And while every current Lib Dem constituency MP will get showered with love and attention in the campaign, one will get rather more attention than most - it’s no coincidence that Tim Farron’s first stop of the campaign was in Richmond Park, standing side by side with Sarah Olney.

How so?

Because the party membership took a long look at itself after the 2015 election - and a rather longer look at the eight white, middle-aged middle class men (sorry chaps) who now formed the Parliamentary party and said - "we’ve really got to sort this out".

And so after decades of prevarication, we put a policy in place to deliberately increase the diversity of candidates.

Quietly, over the last two years, the Liberal Democrats have been putting candidates into place in key target constituencies . There were more than 300 in total before this week’s general election call, and many of them have been there for a year or more. And they’ve been selected under new procedures adopted at Lib Dem Spring Conference in 2016, designed to deliberately promote the diversity of candidates in winnable seats

This includes mandating all-women shortlists when selecting candidates who are replacing sitting MPs, similar rules in our strongest electoral regions. In our top 10 per cent of constituencies, there is a requirement that at least two candidates are shortlisted from underrepresented groups on every list. We became the first party to reserve spaces on the shortlists of winnable seats for underrepresented candidates including women, BAME, LGBT+ and disabled candidates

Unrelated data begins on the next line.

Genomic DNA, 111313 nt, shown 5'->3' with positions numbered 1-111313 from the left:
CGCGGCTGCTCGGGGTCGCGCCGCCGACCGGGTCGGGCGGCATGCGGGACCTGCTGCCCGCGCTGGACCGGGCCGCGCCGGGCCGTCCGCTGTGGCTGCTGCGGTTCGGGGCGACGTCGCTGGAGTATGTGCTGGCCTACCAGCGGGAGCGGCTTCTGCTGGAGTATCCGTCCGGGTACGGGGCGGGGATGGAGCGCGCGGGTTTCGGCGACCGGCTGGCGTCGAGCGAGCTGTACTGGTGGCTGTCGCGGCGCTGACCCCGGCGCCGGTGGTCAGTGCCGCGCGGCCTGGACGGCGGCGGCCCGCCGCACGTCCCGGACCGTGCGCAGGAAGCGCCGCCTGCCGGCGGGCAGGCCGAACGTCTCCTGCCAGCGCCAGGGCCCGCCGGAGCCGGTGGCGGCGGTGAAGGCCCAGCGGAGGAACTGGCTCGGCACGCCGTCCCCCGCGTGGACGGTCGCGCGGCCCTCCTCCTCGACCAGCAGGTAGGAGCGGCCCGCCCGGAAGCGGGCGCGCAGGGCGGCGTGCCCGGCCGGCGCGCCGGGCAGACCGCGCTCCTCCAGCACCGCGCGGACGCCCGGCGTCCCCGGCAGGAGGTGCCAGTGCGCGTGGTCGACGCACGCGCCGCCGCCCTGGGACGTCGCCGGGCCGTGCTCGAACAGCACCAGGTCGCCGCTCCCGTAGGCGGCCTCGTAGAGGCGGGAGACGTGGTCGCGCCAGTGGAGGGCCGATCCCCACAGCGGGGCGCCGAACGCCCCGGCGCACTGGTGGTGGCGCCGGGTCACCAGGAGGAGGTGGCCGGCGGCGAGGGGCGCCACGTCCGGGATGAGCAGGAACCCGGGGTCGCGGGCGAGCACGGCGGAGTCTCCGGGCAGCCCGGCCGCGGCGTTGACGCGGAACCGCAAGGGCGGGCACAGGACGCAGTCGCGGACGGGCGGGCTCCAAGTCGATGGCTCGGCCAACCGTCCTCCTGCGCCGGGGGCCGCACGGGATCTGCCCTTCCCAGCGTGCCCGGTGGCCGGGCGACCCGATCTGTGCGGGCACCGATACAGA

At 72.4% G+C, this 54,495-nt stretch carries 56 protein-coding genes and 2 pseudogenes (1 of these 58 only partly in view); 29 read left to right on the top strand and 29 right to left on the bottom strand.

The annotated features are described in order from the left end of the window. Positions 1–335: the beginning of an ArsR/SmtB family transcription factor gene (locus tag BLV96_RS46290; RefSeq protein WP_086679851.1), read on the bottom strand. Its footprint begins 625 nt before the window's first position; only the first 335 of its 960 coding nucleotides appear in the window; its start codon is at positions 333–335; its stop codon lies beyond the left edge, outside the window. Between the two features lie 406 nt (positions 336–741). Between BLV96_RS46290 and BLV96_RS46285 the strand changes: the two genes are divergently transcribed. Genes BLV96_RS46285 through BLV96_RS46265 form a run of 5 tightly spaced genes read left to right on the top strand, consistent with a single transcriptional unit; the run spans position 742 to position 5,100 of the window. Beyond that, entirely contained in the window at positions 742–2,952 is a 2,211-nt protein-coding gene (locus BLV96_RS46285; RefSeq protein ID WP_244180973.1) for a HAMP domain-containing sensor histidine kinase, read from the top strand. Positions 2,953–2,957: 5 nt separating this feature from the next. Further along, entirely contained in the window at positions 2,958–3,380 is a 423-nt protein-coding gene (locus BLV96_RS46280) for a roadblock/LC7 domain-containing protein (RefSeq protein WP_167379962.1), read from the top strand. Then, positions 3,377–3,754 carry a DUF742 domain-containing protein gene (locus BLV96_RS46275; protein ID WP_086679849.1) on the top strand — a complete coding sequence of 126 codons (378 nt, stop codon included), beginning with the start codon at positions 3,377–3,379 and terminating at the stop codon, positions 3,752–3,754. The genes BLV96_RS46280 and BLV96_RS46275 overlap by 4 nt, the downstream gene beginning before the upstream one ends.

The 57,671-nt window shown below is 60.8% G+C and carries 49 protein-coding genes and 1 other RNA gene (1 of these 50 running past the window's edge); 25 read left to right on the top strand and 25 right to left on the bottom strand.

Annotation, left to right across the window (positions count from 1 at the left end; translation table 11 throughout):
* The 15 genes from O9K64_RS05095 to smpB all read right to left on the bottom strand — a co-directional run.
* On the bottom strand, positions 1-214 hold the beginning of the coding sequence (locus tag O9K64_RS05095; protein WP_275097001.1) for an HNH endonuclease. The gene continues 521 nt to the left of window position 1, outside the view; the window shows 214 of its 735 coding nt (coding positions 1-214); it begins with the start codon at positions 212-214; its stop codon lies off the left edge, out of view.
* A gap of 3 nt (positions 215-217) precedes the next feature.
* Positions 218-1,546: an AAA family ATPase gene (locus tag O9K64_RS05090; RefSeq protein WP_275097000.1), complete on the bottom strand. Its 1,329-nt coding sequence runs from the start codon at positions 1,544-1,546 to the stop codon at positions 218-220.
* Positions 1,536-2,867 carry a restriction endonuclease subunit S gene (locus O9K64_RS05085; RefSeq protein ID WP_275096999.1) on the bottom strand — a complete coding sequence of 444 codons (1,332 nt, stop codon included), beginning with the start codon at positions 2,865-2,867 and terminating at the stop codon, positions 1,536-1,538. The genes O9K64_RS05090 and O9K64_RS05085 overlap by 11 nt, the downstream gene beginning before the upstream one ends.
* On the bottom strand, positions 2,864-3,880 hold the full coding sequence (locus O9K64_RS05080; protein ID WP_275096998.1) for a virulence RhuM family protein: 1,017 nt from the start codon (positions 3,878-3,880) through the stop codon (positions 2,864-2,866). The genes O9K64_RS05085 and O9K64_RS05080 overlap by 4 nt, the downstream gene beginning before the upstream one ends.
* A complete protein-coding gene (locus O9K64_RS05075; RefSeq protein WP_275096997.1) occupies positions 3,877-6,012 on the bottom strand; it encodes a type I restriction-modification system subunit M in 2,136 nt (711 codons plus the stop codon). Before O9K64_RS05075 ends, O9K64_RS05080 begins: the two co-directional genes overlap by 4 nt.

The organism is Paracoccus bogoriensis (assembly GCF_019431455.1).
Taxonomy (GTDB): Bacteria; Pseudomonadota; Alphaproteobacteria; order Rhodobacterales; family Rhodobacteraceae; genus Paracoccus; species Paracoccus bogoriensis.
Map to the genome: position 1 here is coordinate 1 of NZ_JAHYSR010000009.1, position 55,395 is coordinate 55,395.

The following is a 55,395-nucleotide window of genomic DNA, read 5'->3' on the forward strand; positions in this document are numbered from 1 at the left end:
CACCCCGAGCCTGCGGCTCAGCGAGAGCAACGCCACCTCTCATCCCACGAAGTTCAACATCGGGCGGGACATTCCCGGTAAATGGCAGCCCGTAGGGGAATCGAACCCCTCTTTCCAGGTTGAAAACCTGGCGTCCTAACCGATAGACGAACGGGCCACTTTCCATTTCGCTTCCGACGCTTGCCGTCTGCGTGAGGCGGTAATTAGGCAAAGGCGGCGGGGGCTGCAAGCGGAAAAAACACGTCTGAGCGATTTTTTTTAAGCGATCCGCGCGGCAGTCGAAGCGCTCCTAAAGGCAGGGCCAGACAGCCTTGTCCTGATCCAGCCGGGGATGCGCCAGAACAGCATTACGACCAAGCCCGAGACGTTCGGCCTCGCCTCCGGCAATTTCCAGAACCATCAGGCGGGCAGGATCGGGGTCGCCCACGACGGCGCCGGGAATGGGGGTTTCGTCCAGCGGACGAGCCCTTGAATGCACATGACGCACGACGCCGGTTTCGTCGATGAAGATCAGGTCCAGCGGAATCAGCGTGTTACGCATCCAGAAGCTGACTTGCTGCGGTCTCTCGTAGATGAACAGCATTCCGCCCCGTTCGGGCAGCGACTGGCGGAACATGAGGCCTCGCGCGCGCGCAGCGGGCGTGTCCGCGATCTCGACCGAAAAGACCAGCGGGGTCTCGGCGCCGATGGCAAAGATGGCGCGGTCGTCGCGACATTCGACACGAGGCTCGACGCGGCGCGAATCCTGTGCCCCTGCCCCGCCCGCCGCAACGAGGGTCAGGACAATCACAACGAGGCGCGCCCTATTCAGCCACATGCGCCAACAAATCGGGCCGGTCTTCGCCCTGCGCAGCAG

It’s not going to be perfect - the hugely welcome return of Lib Dem grandees like Vince Cable, Ed Davey and Julian Huppert to their old stomping grounds will strengthen the party but not our gender imbalance. But excluding those former MPs coming back to the fray, every top 20 target constituency bar one has to date selected a female candidate.

Equality (together with liberty and community) is one of the three key values framed in the preamble to the Lib Dem constitution. It’s a relief that after this election, the Liberal Democratic party in the Commons will reflect that aspiration rather better than it has done in the past.

Richard Morris blogs at A View From Ham Common, which was named Best New Blog at the 2011 Lib Dem Conference